Interviews with more than a dozen Latin-born minor-leaguers point to all of the above.
"Throughout the years the Latin players have tried to even their chances when competing with the Americans,'' said Giants manager Felipe Alou, a native of the Dominican Republic.
"How? Different ways: taking off years (using fake birth certificates), exposing their lives in boats to cross not just the Florida strait but also from the Dominican trying to reach Puerto Rico. ... And now you have steroids.''


And even in that area, some Hispanic players believe they're at a disadvantage, because most don't have access to the more sophisticated designer steroids that are harder to detect.
Latinos work harder


One point raised in all The Chronicle interviews is Latin players feel they have to outperform their American counterparts by a wide margin to advance.
That contention is supported in part by the disparity in the number of Latinos in the majors and minors, as well as the economic reality that teams are more likely to stick with players in whom they have a larger investment, as is usually the case with American prospects.


"Latin players have to work a lot harder than white players, because we're coming from elsewhere to take their jobs,'' said Eliezer Alfonzo, a Venezuelan catcher with the Class-A San Jose Giants. "When they do something, we have to do it three times as well.''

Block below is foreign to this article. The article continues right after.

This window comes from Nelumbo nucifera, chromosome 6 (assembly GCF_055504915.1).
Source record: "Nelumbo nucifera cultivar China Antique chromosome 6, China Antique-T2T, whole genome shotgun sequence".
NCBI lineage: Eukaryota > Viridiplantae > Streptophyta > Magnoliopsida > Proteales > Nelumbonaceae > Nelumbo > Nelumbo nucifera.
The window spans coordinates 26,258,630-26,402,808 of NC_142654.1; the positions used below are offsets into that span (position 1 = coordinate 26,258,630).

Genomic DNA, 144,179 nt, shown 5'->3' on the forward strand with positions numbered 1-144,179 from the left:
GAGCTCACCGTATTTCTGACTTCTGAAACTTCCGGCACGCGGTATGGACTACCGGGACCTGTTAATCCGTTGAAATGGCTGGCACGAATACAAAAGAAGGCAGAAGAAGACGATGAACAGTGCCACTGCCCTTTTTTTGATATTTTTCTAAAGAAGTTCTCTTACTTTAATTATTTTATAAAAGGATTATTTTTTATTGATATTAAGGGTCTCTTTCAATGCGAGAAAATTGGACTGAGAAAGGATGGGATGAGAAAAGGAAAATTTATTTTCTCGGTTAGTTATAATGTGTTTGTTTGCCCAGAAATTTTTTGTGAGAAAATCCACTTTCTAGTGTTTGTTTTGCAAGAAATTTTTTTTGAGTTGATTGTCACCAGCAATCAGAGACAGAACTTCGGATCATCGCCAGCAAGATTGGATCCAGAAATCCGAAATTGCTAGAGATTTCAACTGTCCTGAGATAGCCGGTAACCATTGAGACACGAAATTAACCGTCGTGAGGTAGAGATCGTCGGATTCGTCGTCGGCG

That might lead them to experiment with substances that are exponentially more dangerous.
In 2001 two Dominican prospects in their late teens died after injecting themselves with veterinary products, which are frequently used in that impoverished country as cheaper alternatives to anabolic steroids.


Gomez said fellow players back home have offered him Diamino, an animal dietary supplement, but he was afraid to use it.
"I've seen the vial and it's got a buffalo on the label,'' Gomez said. "How are you going to take that? And then they abuse it. An animal might get 1 cc a week. They inject 2 and 3 cc a week.''
While Gomez has a wealthy brother in Alfonseca, who has the means to help the family financially, most of his countrymen are not as fortunate.


It's not uncommon for an entire household to depend on a young prospect's performance for its support. In addition, most Latin players send money back home when they come play stateside.
Easy accessibility
Dr. Larry Westreich, a consultant on drug issues to Commissioner Bud Selig and also a member of baseball's Health Policy Advisory Committee, said 11 percent of the more than 800 Dominican players tested at academies last year registered positive for steroids or steroids precursors.
A significant reason for this, he said, is the easy accessibility to drugs without a prescription.